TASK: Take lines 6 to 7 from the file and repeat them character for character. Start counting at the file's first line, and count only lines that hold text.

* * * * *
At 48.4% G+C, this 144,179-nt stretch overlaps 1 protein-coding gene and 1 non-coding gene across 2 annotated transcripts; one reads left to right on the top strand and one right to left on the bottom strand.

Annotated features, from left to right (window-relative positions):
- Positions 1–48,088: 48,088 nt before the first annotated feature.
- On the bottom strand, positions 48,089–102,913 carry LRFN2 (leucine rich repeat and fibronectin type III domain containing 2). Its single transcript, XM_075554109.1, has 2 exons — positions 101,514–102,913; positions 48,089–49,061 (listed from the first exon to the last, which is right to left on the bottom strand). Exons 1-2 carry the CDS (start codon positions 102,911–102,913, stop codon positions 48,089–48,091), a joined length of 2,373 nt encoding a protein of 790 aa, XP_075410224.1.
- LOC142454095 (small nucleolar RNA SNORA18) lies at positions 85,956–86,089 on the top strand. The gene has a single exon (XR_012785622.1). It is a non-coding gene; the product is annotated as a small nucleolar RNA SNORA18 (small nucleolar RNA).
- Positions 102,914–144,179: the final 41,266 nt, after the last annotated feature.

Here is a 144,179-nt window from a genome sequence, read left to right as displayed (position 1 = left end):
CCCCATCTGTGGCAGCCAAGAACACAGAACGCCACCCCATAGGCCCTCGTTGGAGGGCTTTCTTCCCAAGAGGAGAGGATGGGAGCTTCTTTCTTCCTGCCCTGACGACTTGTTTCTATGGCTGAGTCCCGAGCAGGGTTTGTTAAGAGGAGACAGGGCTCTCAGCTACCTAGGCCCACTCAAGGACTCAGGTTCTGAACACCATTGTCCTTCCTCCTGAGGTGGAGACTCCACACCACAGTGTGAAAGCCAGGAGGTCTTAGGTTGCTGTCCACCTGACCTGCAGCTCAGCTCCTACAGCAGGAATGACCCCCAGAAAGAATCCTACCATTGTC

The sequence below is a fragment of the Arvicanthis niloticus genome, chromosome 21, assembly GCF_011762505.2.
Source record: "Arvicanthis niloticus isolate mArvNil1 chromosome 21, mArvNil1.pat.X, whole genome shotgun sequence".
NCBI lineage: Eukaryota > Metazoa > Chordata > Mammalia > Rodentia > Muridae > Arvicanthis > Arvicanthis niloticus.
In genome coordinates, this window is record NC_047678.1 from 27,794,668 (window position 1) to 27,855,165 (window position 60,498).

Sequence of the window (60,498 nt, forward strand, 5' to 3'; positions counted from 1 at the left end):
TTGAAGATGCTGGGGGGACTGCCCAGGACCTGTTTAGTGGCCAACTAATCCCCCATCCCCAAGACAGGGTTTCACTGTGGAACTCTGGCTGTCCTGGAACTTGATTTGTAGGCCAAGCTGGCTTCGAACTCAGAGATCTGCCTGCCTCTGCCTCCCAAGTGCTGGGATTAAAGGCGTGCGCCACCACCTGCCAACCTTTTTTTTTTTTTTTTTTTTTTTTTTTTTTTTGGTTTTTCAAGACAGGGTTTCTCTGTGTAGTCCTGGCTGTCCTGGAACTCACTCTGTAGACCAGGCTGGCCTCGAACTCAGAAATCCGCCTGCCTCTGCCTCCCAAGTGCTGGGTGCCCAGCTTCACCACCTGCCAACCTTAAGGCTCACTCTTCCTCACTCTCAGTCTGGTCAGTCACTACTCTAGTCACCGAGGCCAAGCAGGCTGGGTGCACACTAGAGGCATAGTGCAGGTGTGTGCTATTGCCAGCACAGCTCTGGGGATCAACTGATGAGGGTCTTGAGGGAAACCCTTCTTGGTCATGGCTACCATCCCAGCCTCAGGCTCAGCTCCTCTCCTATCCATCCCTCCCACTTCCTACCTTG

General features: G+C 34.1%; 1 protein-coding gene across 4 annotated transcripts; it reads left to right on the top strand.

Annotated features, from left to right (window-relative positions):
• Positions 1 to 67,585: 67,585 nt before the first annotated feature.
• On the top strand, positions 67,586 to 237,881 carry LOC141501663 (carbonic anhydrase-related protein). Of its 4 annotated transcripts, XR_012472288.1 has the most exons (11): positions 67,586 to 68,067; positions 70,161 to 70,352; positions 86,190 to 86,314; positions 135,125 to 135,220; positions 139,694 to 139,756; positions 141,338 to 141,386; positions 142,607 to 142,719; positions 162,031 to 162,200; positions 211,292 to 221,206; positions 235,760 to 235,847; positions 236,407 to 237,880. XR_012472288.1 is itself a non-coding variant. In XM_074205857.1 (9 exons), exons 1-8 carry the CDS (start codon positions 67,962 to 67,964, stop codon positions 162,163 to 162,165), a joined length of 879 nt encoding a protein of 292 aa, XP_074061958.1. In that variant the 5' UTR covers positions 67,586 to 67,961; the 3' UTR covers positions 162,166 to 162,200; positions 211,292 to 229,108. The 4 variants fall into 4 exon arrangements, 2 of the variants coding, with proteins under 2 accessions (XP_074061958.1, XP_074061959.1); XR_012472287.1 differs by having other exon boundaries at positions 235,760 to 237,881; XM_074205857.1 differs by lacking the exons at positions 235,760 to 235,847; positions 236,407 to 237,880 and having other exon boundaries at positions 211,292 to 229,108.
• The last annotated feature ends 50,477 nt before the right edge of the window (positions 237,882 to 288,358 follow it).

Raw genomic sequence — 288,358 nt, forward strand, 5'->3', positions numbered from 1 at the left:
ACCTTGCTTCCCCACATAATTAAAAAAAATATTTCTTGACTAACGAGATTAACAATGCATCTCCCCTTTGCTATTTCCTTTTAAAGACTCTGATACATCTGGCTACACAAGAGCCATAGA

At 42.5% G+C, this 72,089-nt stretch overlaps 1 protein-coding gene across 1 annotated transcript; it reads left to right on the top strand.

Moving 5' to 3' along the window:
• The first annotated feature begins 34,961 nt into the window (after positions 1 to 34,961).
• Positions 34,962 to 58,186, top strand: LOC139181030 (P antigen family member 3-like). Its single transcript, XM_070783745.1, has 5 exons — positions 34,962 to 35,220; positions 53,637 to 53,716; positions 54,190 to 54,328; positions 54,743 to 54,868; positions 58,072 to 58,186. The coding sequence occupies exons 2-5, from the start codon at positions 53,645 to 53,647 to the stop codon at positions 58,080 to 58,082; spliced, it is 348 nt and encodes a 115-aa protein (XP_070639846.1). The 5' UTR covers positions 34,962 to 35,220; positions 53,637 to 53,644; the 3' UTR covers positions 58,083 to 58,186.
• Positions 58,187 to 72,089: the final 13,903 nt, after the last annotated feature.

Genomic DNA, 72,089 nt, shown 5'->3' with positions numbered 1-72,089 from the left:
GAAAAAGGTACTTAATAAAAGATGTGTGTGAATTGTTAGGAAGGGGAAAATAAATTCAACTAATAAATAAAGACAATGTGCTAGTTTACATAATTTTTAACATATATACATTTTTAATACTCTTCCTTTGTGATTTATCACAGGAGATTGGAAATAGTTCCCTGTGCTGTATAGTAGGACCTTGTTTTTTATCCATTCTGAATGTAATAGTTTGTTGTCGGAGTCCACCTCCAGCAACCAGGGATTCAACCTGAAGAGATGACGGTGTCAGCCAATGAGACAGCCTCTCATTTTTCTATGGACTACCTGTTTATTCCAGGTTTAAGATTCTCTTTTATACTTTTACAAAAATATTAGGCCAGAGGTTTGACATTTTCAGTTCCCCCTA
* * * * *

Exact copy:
- Positions 102,914–144,179: the final 41,266 nt, after the last annotated feature.

Here is a 144,179-nt window from a genome sequence, read left to right as displayed (position 1 = left end):